The act prohibits an employer from retaliating against an employee who uses their PSL or otherwise exercises their rights under the act. Employers are required to notify employees of their rights under the act by providing them with written notice of their rights and displaying a poster, developed by the Colorado Division of Labor Standards and Statistics (DLSS) in the Colorado Department of Labor and Employment (CDLE), detailing employees’ rights under the act.

The act also treats an employee’s information about themselves or a family member’s health condition or domestic abuse, sexual assault, or harassment case as confidential and prohibits an employer from disclosing or requiring the employee to disclose such information as a condition of using their PSL.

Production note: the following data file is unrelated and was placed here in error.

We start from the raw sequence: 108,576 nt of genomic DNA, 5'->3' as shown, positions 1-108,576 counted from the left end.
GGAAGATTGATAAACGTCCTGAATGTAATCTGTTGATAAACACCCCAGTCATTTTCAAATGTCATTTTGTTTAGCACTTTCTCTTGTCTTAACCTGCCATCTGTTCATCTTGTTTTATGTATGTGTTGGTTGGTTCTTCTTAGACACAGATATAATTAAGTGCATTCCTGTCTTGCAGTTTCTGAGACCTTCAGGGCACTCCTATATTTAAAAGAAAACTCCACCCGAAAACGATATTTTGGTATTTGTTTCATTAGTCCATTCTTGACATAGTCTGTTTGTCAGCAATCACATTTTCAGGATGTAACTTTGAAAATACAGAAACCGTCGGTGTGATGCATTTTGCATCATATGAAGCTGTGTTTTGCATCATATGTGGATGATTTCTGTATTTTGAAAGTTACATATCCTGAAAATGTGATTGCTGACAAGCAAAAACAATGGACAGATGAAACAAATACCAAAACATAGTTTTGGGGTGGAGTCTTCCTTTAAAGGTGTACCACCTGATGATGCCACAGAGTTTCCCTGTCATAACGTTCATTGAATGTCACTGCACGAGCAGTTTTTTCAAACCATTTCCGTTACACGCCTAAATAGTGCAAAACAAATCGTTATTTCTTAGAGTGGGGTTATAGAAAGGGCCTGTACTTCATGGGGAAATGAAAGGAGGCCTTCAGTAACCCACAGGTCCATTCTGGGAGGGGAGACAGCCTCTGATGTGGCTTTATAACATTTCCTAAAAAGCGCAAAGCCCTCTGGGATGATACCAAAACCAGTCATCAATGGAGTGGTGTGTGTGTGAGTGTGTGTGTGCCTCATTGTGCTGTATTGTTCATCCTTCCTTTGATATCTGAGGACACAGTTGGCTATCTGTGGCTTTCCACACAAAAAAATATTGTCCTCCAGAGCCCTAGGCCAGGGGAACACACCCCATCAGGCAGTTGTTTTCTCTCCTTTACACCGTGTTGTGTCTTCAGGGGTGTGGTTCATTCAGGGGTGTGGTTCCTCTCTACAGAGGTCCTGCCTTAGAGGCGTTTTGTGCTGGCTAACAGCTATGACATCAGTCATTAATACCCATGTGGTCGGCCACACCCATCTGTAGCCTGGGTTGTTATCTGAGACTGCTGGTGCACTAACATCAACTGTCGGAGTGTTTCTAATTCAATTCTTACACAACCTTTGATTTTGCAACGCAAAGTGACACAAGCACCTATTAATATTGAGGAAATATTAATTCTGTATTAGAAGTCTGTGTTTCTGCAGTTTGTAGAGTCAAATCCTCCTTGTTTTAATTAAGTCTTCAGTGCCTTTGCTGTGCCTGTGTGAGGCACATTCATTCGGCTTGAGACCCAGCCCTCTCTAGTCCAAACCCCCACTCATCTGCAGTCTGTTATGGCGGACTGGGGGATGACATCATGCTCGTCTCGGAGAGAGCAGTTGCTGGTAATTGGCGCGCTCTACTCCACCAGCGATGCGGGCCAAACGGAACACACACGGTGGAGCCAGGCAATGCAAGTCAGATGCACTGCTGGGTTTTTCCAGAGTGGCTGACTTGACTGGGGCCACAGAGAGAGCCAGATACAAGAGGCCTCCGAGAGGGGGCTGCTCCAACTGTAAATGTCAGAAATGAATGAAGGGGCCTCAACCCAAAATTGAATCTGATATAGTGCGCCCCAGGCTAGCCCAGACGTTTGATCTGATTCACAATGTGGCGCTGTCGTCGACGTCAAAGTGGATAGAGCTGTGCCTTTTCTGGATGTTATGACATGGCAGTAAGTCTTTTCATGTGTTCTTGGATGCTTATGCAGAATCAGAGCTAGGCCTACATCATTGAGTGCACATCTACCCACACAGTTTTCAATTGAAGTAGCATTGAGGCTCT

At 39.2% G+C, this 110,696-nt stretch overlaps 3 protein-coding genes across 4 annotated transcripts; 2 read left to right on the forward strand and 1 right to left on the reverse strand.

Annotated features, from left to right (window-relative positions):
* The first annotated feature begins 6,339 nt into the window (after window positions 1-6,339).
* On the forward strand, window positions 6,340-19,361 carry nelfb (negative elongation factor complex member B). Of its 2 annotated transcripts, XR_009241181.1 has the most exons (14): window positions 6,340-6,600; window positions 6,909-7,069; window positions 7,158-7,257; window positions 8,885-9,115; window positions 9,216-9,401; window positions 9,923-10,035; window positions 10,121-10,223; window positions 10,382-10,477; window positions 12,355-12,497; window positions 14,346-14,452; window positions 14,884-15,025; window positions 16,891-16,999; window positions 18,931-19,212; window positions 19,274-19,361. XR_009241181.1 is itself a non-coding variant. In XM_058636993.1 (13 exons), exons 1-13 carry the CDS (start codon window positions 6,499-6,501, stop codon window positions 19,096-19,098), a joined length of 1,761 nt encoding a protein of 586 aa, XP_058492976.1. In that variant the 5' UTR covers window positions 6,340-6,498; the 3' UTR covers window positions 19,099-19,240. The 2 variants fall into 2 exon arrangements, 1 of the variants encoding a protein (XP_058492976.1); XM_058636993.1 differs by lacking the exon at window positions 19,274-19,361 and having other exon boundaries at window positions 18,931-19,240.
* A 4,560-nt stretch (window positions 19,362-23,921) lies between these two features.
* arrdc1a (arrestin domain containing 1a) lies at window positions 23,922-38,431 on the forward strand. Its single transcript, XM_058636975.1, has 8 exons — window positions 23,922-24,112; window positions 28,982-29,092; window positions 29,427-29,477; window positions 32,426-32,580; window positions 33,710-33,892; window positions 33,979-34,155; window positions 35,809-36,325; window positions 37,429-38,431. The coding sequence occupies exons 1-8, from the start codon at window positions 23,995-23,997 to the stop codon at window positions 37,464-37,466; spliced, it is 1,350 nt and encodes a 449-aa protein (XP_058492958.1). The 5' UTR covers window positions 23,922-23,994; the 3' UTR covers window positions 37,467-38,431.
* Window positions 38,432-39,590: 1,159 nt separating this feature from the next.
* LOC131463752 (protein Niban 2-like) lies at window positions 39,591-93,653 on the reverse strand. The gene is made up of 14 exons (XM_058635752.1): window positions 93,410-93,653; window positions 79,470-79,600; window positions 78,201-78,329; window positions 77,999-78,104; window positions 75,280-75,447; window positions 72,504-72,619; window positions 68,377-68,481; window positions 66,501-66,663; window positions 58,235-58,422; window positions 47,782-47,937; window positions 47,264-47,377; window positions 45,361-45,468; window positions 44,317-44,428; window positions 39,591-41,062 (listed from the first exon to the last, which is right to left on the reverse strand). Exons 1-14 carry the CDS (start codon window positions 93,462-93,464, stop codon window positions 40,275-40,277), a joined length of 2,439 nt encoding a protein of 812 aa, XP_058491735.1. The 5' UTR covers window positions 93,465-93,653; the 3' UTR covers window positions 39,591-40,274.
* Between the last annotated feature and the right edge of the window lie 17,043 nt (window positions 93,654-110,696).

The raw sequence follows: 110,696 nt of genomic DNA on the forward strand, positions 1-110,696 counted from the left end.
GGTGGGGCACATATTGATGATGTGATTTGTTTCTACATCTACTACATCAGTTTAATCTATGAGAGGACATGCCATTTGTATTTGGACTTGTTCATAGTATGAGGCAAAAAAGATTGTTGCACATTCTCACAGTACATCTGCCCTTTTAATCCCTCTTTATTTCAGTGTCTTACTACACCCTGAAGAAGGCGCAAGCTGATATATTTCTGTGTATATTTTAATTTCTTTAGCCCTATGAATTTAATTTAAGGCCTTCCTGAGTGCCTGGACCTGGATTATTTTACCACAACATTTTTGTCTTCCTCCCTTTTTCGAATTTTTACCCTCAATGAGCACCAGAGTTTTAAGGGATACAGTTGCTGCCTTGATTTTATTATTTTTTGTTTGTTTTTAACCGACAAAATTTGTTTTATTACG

For more information, please see the links below:

Senate Bill 20-205

Statute § 8-13.3-403

Colorado PSL Poster (All languages)

Federal Article

What do employers need to do?
Employers should review the links above and prepare to make adjustments to their PSL policies to include all employees in compliance with the new law.


Colorado Wage Protection Rule 2022

Update Applicable to:
All employers in Colorado.

What happened?
On November 10, 2021, the Colorado Department of Labor (CDLE) adopted a rule known as the Wage Protection Rules, 7 CCR 1103-7, that will include but not be limited to the Colorado Wage Act (CWA), The Healthy Families and Workplaces Act (HFWA) and the Agricultural Labor Rights and Responsibilities Act.

What are the details?